28 comments, add yours!:

irasocol said...

While I understand that much of what you describe might be chalked up to the fact that it is more difficult, more time consuming, and more expensive to change physical places than virtual ones, I too am frustrated by what you describe, because, while "cultural institutions" are now often doing much better outreach, they are failing to "close the deal" via 'real world' experience.

From fixed admission rates (see current Art Institute of Chicago controversy), to sullen security staff, to labels with no information (or information which requires an art and/or history degree to understand, even just the lack of good wifi (not expensive) which would allow visitors to merge the online and physical, museums continue to tell new or occasional visitors that they are not worthy of being there, and are surely not worthy of engaging with the experience.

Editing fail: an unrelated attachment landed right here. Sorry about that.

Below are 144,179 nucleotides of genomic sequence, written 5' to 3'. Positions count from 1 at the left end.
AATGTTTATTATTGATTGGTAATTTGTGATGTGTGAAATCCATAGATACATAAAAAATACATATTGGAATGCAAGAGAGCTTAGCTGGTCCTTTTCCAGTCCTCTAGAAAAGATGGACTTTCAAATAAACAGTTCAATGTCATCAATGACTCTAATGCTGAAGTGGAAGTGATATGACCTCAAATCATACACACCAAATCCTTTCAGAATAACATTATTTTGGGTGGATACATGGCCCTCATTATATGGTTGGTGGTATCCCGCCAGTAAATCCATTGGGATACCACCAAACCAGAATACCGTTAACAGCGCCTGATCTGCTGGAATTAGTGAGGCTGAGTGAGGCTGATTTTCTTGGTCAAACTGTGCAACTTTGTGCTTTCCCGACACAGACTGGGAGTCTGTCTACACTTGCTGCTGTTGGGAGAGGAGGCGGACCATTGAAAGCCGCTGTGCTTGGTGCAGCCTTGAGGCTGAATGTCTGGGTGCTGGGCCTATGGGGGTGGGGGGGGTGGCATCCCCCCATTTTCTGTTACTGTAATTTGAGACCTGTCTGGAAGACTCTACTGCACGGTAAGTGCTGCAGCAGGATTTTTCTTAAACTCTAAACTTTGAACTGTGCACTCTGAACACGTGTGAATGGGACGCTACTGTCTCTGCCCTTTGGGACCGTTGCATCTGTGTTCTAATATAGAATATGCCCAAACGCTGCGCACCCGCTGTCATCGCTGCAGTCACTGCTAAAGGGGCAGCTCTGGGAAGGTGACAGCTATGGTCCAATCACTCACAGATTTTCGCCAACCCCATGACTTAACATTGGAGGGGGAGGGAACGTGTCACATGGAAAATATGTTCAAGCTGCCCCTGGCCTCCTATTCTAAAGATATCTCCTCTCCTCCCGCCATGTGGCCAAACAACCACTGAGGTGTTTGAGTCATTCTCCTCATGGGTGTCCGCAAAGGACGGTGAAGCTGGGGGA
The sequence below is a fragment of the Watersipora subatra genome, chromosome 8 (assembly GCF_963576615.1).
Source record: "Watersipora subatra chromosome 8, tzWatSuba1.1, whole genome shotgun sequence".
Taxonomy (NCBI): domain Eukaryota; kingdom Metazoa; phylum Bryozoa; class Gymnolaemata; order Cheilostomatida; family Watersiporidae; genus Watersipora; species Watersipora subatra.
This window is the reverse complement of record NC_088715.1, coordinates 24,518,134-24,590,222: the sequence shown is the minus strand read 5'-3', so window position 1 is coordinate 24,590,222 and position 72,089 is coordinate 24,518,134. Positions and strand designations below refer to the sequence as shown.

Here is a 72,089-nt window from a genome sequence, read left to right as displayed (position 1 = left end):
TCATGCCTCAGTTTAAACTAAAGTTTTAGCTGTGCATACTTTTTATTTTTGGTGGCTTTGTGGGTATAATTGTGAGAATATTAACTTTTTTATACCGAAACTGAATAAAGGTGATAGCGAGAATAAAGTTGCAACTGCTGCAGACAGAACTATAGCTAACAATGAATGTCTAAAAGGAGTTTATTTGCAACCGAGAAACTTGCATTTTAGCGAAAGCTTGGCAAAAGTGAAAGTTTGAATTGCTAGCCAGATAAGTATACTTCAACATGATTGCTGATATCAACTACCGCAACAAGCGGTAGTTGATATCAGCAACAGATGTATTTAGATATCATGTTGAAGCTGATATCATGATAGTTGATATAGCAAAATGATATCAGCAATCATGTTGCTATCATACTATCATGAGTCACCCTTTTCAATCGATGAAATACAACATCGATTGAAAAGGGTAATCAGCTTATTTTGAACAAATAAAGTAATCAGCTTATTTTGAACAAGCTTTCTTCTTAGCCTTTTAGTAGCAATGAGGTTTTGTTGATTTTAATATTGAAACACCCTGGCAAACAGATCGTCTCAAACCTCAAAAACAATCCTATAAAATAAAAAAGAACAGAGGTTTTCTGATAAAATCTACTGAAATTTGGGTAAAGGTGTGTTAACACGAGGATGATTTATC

I've suggested here before how I think the Brooklyn Museum could turn their lobby into an effective interactive space. Food, furniture, wifi, terminals connecting visitors to the web experience. It would cost nothing - the profit from the food would likely support it all. And if I go upstairs, I don't want just video support for the exhibits and great labels (Brooklyn is superior in both aspects in some galleries), I also want interaction. I want user created content. I want to be able to add what I know to the painting of Brooklyn in 1700 (or whatever it is) and I want to see what current Brooklyn schoolchildren say about it. If I'm looking at their Assyrian Art (a long time favourite of mine), I want to be able to link to others who are interested, both historically and from the graphic design design view.